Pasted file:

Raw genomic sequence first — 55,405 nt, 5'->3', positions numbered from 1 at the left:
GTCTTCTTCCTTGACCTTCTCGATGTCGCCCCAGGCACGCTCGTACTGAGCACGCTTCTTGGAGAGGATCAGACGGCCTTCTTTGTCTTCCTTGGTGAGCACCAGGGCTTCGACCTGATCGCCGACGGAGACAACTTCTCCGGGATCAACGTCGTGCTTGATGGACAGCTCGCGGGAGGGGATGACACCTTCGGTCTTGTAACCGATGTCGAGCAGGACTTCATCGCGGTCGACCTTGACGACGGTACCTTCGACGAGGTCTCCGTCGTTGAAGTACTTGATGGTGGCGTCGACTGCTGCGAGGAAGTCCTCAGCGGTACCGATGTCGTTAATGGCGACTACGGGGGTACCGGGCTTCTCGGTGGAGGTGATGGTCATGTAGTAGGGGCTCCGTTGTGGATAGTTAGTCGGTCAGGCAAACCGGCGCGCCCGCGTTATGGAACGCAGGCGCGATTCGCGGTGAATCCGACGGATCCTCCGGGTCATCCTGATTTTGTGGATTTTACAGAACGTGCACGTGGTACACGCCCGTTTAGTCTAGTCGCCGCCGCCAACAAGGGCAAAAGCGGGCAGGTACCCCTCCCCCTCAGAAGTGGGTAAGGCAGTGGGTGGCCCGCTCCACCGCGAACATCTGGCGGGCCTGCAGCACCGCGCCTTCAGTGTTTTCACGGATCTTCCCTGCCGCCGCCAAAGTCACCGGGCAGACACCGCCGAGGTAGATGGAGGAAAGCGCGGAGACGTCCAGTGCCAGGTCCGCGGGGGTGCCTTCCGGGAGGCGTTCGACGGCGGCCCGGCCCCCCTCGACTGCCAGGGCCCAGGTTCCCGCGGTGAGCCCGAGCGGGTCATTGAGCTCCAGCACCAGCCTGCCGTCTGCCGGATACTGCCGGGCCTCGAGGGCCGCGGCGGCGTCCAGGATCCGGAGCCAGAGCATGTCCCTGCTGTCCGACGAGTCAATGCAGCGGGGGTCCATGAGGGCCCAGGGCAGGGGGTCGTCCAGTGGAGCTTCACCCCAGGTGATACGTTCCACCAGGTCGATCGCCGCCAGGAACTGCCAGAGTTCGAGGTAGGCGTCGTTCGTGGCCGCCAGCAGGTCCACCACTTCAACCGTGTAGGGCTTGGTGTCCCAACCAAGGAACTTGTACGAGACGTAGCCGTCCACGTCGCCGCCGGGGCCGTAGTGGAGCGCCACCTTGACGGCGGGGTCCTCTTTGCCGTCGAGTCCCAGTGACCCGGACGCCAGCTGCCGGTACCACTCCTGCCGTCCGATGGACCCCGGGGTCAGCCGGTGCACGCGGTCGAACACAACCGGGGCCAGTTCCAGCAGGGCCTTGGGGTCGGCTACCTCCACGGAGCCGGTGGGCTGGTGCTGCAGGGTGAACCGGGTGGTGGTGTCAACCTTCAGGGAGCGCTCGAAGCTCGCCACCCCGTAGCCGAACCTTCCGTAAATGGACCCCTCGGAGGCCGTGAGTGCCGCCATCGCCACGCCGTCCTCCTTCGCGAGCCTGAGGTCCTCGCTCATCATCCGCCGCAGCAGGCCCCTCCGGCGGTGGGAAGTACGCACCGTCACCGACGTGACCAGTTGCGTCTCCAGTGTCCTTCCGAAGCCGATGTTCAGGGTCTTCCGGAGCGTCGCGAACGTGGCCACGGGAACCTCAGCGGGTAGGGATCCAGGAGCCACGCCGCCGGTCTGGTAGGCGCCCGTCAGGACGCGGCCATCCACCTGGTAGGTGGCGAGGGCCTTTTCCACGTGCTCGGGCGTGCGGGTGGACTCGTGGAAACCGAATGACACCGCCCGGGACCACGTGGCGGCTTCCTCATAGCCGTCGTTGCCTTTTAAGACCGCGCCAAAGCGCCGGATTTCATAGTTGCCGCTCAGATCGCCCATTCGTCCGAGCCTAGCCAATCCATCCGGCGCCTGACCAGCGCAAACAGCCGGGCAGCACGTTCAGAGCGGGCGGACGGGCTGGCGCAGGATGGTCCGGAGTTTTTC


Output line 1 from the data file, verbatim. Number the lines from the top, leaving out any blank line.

Raw genomic sequence first — 55,405 nt, 5'->3', positions numbered from 1 at the left: